In case you missed it, here’s the first part: The Sephiroth and the Fury I
First update: I have completed the first two reactors and am slowly learning about the planet. I will admit that progressing through the game has been made difficult for three reasons: 1. law school and work consume most of my free time; 2. I am trying to finish a good book; 3. I absolutely hate JRPGs. Granted, I should have noted this from the outset, but I mean, everyone tells me how awesome Final Fantasy VII is, but I do not understand the hoopla surrounding turn-based combat or why a giant corporation would hire a glorified houseplant to guard one of its main power units (I realize the irony of this statement fully).
Now, to the good stuff. I’ve done an excellent job of not spoiling the end of this game for myself (except for one gigantic plot point some jerk ruined for me – I’m looking at you Adam Sessler). So I will make a few cursory observations (forgive me if the storyline of the game makes these observations laughable later on):
1. Is Barret intended to be a poorly put together amalgamation of BA Baracus from the A-Team and any character from any horribly offensive caricature of a black man from the South during the 70s or did that just occur by coincidence? Now granted, adding a Gatling gun to Mr. T’s hand would not be the worst thing that ever happened to humanity, but the “jive-talking” throws me off. I get it, you’re tough, you distrust Cloud, got it. But did we really have to throw out “foo” every third word?
2. Any storyline that begins with a super-lefty, earth-first, egalitarian message of save the poverty-stricken people below Midgar, is alright with me. Yes, Al Gore apparently combined with Bernie Sanders and Paul Krugman to form the vigilante group AVALANCHE in order to combat the evil Shira!!!
3. In all seriousness, I am beginning to become enthralled with the storyline, it’s good stuff.
Finally, I have read Pride and Prejudice, I have watched The Godfather, and I have listened to IV until I could decipher every single Lord of the Rings reference, and yet I find that playing a classic video game for the first time is the most difficult. I understand what Austen was portraying in her magnum opus: that the English caste society discriminated against women, poor people, but that love and zombies conquer all… or something like that. It is infinitely more difficult however, to appreciate the complexities of Final Fantasy VII at this late stage. The visuals are in some ways jarring, but that is understandable. The game was made in 1997.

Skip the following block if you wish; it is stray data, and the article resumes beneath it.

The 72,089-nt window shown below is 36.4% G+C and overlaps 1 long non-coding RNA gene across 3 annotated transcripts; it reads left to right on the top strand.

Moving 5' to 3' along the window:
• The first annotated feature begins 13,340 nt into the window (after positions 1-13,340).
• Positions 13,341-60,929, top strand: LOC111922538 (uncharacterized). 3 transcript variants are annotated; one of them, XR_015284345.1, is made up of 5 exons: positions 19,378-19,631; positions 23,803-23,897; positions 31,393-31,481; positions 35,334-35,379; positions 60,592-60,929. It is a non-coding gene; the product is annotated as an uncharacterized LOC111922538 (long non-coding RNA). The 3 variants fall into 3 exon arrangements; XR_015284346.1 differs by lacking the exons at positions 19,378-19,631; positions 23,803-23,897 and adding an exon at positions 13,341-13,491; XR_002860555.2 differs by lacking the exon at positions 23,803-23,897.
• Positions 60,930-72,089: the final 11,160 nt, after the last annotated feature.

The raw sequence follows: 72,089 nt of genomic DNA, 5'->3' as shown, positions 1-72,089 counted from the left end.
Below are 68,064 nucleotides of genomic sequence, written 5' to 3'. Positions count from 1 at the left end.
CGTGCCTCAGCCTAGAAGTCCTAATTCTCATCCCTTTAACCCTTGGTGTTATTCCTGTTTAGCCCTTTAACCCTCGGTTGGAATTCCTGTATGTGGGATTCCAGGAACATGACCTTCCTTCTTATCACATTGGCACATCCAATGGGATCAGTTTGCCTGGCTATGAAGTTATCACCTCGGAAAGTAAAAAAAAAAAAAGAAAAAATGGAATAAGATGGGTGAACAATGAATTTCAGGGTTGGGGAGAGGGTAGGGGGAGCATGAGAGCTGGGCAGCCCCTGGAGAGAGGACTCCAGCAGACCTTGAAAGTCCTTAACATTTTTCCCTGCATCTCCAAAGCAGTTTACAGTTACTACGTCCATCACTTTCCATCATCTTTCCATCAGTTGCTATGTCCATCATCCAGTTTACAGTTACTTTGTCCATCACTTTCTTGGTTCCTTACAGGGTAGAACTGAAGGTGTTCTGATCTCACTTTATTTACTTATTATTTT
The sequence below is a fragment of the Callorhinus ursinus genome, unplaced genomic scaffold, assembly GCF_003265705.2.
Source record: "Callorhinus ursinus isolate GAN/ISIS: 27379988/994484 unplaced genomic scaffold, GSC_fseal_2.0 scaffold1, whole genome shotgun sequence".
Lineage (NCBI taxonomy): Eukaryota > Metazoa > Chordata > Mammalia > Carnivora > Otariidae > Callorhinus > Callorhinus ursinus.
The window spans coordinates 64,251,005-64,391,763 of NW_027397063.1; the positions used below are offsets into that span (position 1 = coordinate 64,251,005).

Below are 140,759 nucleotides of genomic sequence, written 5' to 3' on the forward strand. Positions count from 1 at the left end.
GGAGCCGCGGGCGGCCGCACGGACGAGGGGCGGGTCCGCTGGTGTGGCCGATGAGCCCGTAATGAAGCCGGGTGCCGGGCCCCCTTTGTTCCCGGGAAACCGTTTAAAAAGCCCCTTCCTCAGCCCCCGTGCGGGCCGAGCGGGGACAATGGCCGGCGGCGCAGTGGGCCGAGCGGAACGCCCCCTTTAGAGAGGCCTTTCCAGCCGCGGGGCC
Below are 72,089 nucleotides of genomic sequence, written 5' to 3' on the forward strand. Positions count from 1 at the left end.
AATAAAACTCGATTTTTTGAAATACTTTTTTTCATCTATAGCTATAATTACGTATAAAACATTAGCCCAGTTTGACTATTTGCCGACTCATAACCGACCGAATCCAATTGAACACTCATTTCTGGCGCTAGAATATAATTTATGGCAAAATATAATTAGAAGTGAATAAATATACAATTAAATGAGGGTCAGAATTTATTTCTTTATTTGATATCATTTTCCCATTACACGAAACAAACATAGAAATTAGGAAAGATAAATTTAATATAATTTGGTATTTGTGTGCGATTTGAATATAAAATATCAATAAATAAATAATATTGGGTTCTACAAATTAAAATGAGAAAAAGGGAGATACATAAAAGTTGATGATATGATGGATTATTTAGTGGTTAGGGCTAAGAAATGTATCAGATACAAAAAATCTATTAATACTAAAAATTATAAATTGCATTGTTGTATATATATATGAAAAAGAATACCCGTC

However, maybe this is due to the interactive nature of gaming, as an art form it is by nature different from reading a classic novel or listening to Beethoven (you deaf bastard!)? Obviously, if you played the game upon release, you have fond memories of it at the time, but being that I am now only playing it for the first time, it seems more difficult to grasp the way the game was seen then. I guess that is the point of this exercise, you cannot really go back in time, and maybe video games, in many ways, are not meant to act in the same as other forms of art.
When Orwell wrote 1984, it had a very specific purpose and meaning, and that ideal has stood around the book since it was written. The same goes for Citizen Kane. It was made as a diatribe against William Randolph Hearst and about Welles’ life, and while masterfully crafted, was still made for this reason. Dark Side of the Moon was made to describe the ills of fame, the loss of a friend, and the synchronicity of The Wizard of Oz (maybe), and people read all sorts of other inferences into it, but the album is still a lot about mental insanity and creepy roadies talking about death.
But are games different? Maybe I can’t see the forest for the trees because I lack the hindsight of completion, and we will see in the coming weeks. Post your thoughts please.
You can follow me on Twitter: @lukeisamazing or on Xbox Live or PSN under the same guise.